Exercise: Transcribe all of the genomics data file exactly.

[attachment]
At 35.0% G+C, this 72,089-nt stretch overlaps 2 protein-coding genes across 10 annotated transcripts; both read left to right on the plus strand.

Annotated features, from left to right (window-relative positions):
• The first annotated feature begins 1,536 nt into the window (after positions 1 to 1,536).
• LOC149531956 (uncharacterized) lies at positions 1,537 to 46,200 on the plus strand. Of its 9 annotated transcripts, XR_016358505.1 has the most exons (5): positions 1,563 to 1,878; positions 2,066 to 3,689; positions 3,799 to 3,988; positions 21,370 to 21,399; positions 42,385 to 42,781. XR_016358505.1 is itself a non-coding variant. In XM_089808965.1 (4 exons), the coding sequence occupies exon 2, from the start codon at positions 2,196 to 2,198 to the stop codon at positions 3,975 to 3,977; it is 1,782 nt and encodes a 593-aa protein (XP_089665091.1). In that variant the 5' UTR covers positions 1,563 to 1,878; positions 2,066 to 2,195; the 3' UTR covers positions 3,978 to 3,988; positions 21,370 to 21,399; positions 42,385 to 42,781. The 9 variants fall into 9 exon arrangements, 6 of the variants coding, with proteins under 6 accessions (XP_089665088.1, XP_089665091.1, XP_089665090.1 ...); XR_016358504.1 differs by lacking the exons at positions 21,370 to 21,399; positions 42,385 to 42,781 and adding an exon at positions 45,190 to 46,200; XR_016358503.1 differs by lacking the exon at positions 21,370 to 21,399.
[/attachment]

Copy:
At 35.0% G+C, this 72,089-nt stretch overlaps 2 protein-coding genes across 10 annotated transcripts; both read left to right on the plus strand.

Annotated features, from left to right (window-relative positions):
• The first annotated feature begins 1,536 nt into the window (after positions 1 to 1,536).
• LOC149531956 (uncharacterized) lies at positions 1,537 to 46,200 on the plus strand. Of its 9 annotated transcripts, XR_016358505.1 has the most exons (5): positions 1,563 to 1,878; positions 2,066 to 3,689; positions 3,799 to 3,988; positions 21,370 to 21,399; positions 42,385 to 42,781. XR_016358505.1 is itself a non-coding variant. In XM_089808965.1 (4 exons), the coding sequence occupies exon 2, from the start codon at positions 2,196 to 2,198 to the stop codon at positions 3,975 to 3,977; it is 1,782 nt and encodes a 593-aa protein (XP_089665091.1). In that variant the 5' UTR covers positions 1,563 to 1,878; positions 2,066 to 2,195; the 3' UTR covers positions 3,978 to 3,988; positions 21,370 to 21,399; positions 42,385 to 42,781. The 9 variants fall into 9 exon arrangements, 6 of the variants coding, with proteins under 6 accessions (XP_089665088.1, XP_089665091.1, XP_089665090.1 ...); XR_016358504.1 differs by lacking the exons at positions 21,370 to 21,399; positions 42,385 to 42,781 and adding an exon at positions 45,190 to 46,200; XR_016358503.1 differs by lacking the exon at positions 21,370 to 21,399.